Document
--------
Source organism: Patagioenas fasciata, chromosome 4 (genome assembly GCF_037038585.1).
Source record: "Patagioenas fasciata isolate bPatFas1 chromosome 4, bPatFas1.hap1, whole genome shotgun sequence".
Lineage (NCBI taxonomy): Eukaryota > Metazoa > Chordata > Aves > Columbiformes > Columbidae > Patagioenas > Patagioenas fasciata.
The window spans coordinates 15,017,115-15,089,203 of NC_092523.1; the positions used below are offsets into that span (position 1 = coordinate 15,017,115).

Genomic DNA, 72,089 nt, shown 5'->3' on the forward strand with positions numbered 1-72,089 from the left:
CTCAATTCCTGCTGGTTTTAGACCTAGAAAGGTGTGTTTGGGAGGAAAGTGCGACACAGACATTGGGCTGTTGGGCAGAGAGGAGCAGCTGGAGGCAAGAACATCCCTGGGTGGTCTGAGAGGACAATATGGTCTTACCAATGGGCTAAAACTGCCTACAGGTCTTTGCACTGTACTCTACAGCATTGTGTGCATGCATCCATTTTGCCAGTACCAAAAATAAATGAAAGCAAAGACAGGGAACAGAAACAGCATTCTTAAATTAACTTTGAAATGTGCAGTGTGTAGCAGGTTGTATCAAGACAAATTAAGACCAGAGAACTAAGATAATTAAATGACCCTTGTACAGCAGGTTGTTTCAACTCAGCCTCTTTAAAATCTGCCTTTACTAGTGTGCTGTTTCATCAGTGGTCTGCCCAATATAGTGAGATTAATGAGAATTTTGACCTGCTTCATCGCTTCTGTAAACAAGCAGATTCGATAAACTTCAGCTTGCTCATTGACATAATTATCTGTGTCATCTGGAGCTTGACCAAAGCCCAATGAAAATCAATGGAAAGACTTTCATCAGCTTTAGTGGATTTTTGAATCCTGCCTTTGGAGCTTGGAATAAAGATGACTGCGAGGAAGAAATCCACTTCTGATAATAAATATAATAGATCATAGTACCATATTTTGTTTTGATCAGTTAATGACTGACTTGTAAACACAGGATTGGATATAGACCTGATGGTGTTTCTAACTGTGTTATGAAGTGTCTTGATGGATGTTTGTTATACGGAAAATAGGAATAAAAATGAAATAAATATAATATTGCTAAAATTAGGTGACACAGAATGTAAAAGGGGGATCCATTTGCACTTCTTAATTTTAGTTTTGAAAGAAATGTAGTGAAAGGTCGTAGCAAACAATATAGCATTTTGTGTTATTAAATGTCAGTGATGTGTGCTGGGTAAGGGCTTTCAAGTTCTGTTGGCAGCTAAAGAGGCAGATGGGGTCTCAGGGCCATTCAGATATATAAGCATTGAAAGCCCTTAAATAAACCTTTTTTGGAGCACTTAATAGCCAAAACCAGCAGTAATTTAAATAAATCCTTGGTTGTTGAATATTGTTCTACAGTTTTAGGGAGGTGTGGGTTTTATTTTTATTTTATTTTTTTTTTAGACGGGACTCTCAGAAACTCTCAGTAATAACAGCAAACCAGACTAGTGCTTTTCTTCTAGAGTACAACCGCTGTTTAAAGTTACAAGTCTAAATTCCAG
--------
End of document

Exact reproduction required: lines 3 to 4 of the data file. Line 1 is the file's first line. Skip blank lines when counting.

Lineage (NCBI taxonomy): Eukaryota > Metazoa > Chordata > Aves > Columbiformes > Columbidae > Patagioenas > Patagioenas fasciata.
The window spans coordinates 15,017,115-15,089,203 of NC_092523.1; the positions used below are offsets into that span (position 1 = coordinate 15,017,115).